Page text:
Advisory boards are all the rage, but most will be ineffective and eventually be wound down. How do you avoid this?
Faced with increasing headwinds, many multinational companies (MNCs) in India are setting up advisory boards. It’s not just MNCs that are using advisory boards; some Indian listed companies are also experimenting with such boards, albeit with a more narrow focus on issues such as family matters or research and innovation. While advisory boards are all the rage currently, the chances are that most will be ineffective and eventually be wound down to much disappointment. How do you avoid this? Should you have an advisory board? If you do, how do you really make one effective?
The fundamental question of course is whether you should create an advisory board. For MNCs, such boards are useful in several ways:
Policy, regulation and access
If your business is complex and faced with lots of difficult policy and regulatory challenges, it can be very advantageous to have a good set of advisers to help you think through these issues. For instance, in 2005, Microsoft was confronting multiple challenges in India such as high rates of software piracy, the challenge of free and open source software such as Linux, difficult relations with the government on matters ranging from taxation to software pricing. It was also the quintessential American MNC and therefore an “outsider" with very limited access to policymakers and policy influencers. In such a situation, an advisory board can be invaluable as indeed it was.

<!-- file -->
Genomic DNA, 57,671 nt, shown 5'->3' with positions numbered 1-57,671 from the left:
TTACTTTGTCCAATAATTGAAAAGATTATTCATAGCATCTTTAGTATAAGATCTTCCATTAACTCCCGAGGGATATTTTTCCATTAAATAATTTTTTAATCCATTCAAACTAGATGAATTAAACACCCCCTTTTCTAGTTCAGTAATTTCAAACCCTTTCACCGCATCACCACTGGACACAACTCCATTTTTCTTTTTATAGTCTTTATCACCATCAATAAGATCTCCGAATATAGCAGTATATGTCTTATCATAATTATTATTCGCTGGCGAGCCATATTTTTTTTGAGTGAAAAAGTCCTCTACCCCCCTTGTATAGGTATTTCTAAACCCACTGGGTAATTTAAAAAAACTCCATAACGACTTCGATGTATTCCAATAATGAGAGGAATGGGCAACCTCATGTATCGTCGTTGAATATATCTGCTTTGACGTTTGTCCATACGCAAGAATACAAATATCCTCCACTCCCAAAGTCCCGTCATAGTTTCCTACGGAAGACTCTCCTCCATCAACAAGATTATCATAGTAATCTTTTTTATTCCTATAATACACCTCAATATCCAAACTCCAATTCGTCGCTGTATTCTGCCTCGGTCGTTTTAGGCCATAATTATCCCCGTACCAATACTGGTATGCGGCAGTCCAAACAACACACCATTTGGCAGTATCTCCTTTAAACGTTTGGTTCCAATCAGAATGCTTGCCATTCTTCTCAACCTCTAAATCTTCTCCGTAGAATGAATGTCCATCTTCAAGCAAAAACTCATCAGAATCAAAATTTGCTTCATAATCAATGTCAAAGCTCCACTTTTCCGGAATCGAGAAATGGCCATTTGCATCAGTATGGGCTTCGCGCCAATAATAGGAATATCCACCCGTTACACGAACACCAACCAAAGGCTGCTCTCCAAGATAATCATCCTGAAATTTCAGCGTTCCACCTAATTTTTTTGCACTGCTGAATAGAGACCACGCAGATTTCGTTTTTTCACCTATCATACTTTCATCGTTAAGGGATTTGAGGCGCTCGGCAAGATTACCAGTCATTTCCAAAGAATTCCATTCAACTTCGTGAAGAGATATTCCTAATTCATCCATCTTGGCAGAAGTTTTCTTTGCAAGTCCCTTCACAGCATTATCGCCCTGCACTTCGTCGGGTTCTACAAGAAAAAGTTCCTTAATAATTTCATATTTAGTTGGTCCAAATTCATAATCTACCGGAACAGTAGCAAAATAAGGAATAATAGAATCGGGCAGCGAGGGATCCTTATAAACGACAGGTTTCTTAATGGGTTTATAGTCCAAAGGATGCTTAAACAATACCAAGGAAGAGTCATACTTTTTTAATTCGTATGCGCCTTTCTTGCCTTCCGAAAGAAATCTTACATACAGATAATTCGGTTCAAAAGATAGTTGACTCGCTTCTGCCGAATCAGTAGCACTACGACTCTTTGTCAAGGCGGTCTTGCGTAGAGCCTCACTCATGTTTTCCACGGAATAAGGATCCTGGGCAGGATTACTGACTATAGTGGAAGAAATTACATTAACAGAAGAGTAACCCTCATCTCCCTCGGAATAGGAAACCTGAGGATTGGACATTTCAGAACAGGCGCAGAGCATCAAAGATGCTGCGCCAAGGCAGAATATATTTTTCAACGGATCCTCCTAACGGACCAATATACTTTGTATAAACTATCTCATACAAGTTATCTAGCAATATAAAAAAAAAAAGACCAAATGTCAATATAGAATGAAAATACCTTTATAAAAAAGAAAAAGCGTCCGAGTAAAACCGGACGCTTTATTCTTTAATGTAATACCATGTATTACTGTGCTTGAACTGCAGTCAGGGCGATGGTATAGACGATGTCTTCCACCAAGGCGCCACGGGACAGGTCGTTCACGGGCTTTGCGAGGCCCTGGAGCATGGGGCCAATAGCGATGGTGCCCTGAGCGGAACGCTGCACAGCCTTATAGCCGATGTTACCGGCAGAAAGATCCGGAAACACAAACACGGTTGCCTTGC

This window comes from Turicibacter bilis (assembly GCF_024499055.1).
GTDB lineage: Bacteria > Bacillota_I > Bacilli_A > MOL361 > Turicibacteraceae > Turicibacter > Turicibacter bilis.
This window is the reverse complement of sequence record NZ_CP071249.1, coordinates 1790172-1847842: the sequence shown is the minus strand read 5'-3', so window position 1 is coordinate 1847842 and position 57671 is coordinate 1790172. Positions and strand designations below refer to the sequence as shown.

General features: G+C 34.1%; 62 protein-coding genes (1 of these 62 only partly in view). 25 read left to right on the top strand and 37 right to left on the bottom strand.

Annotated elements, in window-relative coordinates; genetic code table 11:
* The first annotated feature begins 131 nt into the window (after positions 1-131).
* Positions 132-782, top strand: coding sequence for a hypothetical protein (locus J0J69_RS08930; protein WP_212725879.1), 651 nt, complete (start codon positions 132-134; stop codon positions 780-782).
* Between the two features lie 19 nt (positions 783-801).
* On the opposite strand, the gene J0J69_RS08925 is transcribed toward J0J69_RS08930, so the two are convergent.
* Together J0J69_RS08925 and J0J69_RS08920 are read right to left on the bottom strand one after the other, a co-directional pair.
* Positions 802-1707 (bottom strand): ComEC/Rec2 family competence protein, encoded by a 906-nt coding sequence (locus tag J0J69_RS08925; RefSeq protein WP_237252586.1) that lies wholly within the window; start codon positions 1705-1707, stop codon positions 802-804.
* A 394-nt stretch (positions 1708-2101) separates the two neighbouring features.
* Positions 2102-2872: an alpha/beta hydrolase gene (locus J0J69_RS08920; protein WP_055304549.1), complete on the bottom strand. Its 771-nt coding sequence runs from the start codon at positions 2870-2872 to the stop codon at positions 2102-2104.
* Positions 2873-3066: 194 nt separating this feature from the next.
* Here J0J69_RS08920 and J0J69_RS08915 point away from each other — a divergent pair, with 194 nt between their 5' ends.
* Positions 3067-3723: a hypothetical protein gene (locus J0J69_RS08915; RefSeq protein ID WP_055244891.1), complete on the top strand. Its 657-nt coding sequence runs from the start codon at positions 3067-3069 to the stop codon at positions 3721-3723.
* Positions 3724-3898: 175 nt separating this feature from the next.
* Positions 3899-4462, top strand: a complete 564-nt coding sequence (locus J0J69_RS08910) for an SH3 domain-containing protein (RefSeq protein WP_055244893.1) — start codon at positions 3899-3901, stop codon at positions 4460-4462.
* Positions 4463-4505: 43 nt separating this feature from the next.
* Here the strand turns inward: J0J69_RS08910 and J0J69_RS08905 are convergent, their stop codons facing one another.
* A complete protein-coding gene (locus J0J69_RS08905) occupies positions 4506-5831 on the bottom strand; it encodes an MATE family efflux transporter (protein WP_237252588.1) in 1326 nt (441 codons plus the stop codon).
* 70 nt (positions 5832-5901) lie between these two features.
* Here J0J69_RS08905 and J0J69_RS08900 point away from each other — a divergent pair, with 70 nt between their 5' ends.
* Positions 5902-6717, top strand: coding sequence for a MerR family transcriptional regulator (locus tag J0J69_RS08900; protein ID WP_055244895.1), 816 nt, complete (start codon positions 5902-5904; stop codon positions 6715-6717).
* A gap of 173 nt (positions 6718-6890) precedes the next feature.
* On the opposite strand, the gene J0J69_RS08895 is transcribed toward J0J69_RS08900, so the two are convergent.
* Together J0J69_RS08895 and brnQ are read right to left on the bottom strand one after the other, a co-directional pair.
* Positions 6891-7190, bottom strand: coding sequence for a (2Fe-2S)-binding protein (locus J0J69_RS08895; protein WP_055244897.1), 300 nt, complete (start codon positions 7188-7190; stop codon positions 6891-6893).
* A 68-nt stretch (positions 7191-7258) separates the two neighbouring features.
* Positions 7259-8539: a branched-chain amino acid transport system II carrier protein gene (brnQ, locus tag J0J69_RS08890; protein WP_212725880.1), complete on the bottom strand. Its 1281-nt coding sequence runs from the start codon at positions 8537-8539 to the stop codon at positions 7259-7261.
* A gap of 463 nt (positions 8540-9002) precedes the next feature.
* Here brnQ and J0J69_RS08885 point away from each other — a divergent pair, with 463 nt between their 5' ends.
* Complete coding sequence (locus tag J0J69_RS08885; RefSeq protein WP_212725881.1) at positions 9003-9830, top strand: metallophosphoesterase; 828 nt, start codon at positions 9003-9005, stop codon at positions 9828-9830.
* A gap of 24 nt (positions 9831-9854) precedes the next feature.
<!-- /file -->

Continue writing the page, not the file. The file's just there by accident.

Local business models
A second area where a board can add value is in localizing the business model. The biggest challenge for most MNCs is deciding how much to bend the global market to fit local needs in large and complex markets such as China and India. Should you enter on our own or through a joint venture or an acquisition? What products should be introduced? What should the pricing strategy be? How should products and offerings be adapted for India? What about branding and distribution? The mistake that even well-run MNCs often make is rigidly replicating the global model; an insightful advisory board can be of tremendous value in finding the right balance between being “mindlessly global and helplessly local".
Influence on locals
A third very important function of an advisory board is providing confidence to and influencing the global chief executive officer (CEO) and senior leaders at headquarters. Face it, India is a tough market with a reputation for being difficult. India ranks about No. 134 globally in terms of ease of doing business and No. 94 on the corruption index. A lot of what senior leaders hear from their India team can sound either like excuses or naïve optimism. A credible set of advisers serves as an extra set of eyes and ears on the ground and can provide an invaluable calibration of opportunities, risks and challenges.
For Indian firms, the issues are different. If you have a statutory board that, quite frankly, is a “rubber stamp", then the CEO could benefit from having a parallel advisory board. It can indeed be quite lonely at the top, and having a trusted and competent set of thought partners who can serve as a sounding board on matters ranging from family matters to business can be invaluable. Even well-run companies can benefit from having a focused advisory board that provides advice and perspectives on a specific challenge such as technology and innovation, sales and marketing or globalization. An advisory board is well worth considering if these are relevant challenges for your company.
Now that you have decided to create an advisory board, how do you make this effective?